3. Okay... I think I'm detecting a trend here. First, it sounds like there was too much liquid in the meatballs. Even though I strained out the excess liquid, the bread was still pretty wet when I mixed it in. Also, the bread I used was fresh; next time I'll use bread that's been around for a couple of days. Finally, it sounds like oven-browning is a good alternative to stove top browning. BTW, Soypower, the milk/meat thing doesn't sit all that well with me, either. But since discovering an incredible recipe for Bolognese sauce that gets its richness from milk, I've become a convert (in a manner of speaking).

                                  2 Replies
                                  1. re: CindyJ

                                    i like to think of myself as an openminded person too...care to share the bolognese sauce recipe?

                                    1. re: soypower

                                      I'm not sure if this meets CH posting regulations, but here's the recipe:

                                      Marcella Hazan's Bolognese Sauce
                                      From "Essentials of Classic Italian Cooking" by Marcella Hazan
                                      Makes 4 to 6 servings

                                      - 1 tablespoon vegetable oil
                                      - 4 tablespoons butter, divided
                                      - ½ cup chopped onion
                                      - 2/3 cup chopped celery
                                      - 2/3 cup chopped carrot
                                      - ¾ pound ground beef chuck
                                      - Salt
                                      - Fresh ground black pepper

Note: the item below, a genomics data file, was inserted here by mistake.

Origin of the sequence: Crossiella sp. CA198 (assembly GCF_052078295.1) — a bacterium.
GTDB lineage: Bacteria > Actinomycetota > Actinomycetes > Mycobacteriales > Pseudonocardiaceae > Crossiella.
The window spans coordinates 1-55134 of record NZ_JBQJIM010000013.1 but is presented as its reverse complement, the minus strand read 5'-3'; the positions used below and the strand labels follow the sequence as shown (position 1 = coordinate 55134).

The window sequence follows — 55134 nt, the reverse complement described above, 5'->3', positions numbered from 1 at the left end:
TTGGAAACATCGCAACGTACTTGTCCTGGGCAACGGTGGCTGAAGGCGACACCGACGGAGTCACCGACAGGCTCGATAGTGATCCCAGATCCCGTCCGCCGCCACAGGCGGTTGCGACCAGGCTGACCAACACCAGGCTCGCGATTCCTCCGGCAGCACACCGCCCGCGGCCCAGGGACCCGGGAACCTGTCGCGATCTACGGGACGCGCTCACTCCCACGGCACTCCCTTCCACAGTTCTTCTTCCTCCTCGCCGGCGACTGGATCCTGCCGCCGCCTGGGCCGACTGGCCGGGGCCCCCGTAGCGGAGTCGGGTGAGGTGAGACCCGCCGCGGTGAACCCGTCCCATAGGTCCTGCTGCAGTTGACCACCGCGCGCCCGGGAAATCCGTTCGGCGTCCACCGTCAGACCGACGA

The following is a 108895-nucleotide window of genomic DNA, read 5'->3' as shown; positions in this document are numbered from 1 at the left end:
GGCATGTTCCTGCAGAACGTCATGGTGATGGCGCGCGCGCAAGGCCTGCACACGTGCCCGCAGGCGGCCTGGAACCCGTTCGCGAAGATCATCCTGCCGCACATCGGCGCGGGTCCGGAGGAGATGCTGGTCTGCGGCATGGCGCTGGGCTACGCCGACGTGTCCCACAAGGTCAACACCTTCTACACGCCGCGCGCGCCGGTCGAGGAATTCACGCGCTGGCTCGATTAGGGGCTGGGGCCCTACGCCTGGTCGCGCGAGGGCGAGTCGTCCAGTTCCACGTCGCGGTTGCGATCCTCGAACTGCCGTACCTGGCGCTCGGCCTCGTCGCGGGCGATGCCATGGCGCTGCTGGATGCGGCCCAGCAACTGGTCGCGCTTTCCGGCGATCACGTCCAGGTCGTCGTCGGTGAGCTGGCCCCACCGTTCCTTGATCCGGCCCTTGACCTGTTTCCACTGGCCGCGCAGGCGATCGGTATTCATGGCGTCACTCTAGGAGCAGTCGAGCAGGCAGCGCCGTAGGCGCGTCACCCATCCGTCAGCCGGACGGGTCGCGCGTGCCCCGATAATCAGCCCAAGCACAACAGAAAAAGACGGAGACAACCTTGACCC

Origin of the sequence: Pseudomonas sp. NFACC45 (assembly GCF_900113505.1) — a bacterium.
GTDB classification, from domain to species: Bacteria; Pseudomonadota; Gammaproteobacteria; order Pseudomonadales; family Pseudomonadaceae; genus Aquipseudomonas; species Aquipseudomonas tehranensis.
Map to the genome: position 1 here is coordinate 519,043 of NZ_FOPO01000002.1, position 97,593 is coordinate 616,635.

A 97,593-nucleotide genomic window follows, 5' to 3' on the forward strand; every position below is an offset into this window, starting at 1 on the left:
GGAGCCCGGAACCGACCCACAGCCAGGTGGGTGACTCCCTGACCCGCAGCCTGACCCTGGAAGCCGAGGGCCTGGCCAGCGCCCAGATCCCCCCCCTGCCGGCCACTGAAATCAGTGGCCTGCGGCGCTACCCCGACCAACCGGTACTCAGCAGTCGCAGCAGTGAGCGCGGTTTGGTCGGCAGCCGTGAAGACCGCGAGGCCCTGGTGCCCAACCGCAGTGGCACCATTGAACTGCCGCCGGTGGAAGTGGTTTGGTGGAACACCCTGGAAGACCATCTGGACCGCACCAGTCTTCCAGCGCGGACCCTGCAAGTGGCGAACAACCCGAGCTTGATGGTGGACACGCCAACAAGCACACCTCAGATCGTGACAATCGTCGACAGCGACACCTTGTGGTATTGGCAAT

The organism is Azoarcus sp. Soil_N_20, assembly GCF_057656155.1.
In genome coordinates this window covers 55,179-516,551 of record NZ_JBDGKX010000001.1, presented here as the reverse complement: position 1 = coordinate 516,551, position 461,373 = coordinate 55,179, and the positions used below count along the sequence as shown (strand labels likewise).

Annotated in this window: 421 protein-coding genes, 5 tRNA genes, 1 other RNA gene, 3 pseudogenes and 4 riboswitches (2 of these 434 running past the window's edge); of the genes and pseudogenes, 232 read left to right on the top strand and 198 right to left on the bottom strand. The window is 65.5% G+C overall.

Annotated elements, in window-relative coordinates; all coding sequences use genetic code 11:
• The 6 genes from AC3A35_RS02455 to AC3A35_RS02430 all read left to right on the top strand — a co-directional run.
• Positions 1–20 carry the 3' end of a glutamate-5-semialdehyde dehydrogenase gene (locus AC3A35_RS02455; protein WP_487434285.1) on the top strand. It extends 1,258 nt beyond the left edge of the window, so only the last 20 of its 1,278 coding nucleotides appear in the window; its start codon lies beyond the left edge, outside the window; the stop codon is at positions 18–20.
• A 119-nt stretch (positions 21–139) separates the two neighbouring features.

- 1 cup whole milk
                                      - Whole nutmeg
                                      - 1 cup dry white wine
                                      - 1-½ cups canned imported Italian plum tomatoes, torn into pieces, with juice
                                      - 1-¼ to 1-½ pounds pasta (preferably spaghetti), cooked and drained
                                      - Freshly grated Parmigiano-Reggiano cheese at the table

                                      1. Put oil, 3 tablespoons butter and chopped onion in a heavy 3-½-quart pot and turn heat to medium. Cook and stir onion until it has become translucent, then add chopped celery and carrot. Cook for about 2 minutes, stirring vegetables to coat well.

                                      2. Add ground beef, a large pinch of salt and a few grindings of pepper. Crumble meat with a fork, stir well and cook until beef has lost its raw, red color.

                                      3. Add milk and let simmer gently, stirring frequently, until it has bubbled away completely. Add a tiny grating, about 1/8 teaspoon, fresh nutmeg and stir.

                                      4. Add wine and let it simmer until it has evaporated. Add tomatoes and stir thoroughly to coat all ingredients well. When tomatoes begin to bubble, turn heat down so that sauce cooks at the laziest of simmers, with just an intermittent bubble breaking through the surface.

                                      5. Cook, uncovered, for 3 hours or more, stirring from time to time. While sauce is cooking, you are likely to find that it will begin to dry out and the fat will separate from the meat. To keep it from sticking, add ½ cup water as necessary. At the end of cooking, however, the water should be completely evaporated and the fat should separate from the sauce. Taste and correct for salt.

                                      6. Add remaining tablespoon butter to the hot pasta and toss with the sauce. Serve with freshly grated Parmesan on the side.

                                  2. CindyJ, my mom makes them the way you usually do, by just putting them directly into the sauce. That's my favorite and I say you stick with it! Less mess and fuss.

                                    1. Jfood for the contrarian position.

                                      He does NOT believe there was too much liquid at all. As Tallullah mentioned Rao's that uses 1C of water per pound and they do not splatter when placed in the pan. The OP had less than 1/2 cup.